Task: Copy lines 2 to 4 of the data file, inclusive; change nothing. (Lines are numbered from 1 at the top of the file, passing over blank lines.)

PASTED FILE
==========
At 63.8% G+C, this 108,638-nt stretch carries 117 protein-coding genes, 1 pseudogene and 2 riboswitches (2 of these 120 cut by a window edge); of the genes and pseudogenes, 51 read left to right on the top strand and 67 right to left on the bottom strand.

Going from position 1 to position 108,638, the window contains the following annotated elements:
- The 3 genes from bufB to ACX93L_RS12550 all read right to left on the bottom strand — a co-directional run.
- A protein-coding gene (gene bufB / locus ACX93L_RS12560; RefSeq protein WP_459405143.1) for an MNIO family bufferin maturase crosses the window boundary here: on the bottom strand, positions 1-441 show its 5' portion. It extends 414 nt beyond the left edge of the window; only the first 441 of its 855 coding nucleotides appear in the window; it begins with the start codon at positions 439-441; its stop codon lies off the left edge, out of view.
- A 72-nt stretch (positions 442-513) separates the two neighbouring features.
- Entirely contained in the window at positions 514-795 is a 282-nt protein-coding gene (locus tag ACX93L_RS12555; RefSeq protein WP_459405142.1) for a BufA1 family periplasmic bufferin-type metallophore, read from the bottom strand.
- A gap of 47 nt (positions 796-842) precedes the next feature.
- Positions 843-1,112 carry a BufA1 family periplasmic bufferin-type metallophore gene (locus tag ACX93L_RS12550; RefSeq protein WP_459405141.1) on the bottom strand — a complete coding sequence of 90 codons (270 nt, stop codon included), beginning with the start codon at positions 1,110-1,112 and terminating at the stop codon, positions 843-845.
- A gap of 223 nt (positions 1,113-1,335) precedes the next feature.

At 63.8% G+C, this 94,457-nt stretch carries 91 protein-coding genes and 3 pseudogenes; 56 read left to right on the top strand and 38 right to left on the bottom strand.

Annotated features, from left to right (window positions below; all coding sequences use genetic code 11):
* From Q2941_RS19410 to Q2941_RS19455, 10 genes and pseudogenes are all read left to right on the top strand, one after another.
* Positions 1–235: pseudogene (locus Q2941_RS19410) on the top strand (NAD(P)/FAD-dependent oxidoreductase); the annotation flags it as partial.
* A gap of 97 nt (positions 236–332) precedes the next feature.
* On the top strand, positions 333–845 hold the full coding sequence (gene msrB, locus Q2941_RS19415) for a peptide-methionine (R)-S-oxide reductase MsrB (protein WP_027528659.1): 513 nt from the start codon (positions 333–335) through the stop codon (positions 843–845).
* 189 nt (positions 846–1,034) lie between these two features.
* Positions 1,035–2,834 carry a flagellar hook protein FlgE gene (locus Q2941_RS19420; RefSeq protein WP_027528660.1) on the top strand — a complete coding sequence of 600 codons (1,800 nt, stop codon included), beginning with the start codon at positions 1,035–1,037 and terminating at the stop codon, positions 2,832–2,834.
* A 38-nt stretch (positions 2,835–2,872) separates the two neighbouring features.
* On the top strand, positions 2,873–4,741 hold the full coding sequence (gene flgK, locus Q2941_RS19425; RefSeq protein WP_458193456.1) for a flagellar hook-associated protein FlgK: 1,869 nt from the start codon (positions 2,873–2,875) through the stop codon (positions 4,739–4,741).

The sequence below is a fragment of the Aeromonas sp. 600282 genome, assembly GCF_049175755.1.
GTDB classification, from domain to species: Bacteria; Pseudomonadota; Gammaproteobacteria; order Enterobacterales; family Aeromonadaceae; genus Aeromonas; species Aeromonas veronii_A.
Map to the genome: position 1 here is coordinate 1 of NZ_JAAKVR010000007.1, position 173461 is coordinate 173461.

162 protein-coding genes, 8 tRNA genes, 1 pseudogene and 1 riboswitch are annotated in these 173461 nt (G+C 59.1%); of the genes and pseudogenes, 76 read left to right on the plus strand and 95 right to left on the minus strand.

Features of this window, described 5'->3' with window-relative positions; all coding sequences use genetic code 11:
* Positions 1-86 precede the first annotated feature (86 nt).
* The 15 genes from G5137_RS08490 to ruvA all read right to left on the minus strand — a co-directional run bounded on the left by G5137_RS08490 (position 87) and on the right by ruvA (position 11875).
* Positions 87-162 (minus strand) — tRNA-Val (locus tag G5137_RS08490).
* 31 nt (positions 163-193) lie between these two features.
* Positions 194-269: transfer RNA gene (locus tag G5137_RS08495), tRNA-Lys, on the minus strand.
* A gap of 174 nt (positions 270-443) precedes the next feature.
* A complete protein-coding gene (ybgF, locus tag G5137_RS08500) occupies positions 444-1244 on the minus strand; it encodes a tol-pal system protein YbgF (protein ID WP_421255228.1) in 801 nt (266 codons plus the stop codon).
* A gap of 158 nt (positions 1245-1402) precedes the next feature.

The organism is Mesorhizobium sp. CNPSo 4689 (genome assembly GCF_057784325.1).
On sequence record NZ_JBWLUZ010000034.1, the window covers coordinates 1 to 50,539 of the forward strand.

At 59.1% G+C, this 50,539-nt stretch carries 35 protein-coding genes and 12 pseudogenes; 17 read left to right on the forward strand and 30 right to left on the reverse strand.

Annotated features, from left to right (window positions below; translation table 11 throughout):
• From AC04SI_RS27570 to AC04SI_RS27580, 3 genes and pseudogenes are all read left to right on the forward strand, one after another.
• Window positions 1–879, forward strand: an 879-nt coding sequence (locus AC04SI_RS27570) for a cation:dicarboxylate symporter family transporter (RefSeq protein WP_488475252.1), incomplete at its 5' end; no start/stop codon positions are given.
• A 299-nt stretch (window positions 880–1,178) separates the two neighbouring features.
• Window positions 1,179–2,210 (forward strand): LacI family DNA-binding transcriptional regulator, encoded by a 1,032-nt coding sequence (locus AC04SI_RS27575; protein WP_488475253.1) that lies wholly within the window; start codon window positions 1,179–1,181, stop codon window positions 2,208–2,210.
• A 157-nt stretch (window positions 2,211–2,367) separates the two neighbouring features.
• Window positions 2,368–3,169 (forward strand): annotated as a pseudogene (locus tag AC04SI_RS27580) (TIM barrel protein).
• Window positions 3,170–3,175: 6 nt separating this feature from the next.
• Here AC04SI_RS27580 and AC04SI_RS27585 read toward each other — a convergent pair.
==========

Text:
Going from position 1 to position 108,638, the window contains the following annotated elements:
- The 3 genes from bufB to ACX93L_RS12550 all read right to left on the bottom strand — a co-directional run.
- A protein-coding gene (gene bufB / locus ACX93L_RS12560; RefSeq protein WP_459405143.1) for an MNIO family bufferin maturase crosses the window boundary here: on the bottom strand, positions 1-441 show its 5' portion. It extends 414 nt beyond the left edge of the window; only the first 441 of its 855 coding nucleotides appear in the window; it begins with the start codon at positions 439-441; its stop codon lies off the left edge, out of view.